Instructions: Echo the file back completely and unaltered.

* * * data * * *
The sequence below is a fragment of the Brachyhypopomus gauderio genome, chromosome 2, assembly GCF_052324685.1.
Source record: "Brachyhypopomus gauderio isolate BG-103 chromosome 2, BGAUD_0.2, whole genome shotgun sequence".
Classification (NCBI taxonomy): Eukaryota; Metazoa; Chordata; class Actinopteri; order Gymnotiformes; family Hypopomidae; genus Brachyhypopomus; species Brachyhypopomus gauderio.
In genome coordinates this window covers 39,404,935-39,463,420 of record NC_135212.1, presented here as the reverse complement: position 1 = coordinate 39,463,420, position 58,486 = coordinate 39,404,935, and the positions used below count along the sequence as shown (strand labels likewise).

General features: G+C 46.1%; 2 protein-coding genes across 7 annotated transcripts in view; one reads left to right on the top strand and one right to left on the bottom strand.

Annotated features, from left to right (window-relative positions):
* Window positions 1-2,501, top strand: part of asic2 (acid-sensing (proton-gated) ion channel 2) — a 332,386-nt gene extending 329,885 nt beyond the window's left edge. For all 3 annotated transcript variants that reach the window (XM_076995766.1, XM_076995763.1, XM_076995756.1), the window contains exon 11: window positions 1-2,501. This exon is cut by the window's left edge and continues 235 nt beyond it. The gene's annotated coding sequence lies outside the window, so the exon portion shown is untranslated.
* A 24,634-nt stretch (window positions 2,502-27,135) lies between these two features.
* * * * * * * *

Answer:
The sequence below is a fragment of the Brachyhypopomus gauderio genome, chromosome 2, assembly GCF_052324685.1.
Source record: "Brachyhypopomus gauderio isolate BG-103 chromosome 2, BGAUD_0.2, whole genome shotgun sequence".
Classification (NCBI taxonomy): Eukaryota; Metazoa; Chordata; class Actinopteri; order Gymnotiformes; family Hypopomidae; genus Brachyhypopomus; species Brachyhypopomus gauderio.
In genome coordinates this window covers 39,404,935-39,463,420 of record NC_135212.1, presented here as the reverse complement: position 1 = coordinate 39,463,420, position 58,486 = coordinate 39,404,935, and the positions used below count along the sequence as shown (strand labels likewise).

General features: G+C 46.1%; 2 protein-coding genes across 7 annotated transcripts in view; one reads left to right on the top strand and one right to left on the bottom strand.

Annotated features, from left to right (window-relative positions):
* Window positions 1-2,501, top strand: part of asic2 (acid-sensing (proton-gated) ion channel 2) — a 332,386-nt gene extending 329,885 nt beyond the window's left edge. For all 3 annotated transcript variants that reach the window (XM_076995766.1, XM_076995763.1, XM_076995756.1), the window contains exon 11: window positions 1-2,501. This exon is cut by the window's left edge and continues 235 nt beyond it. The gene's annotated coding sequence lies outside the window, so the exon portion shown is untranslated.
* A 24,634-nt stretch (window positions 2,502-27,135) lies between these two features.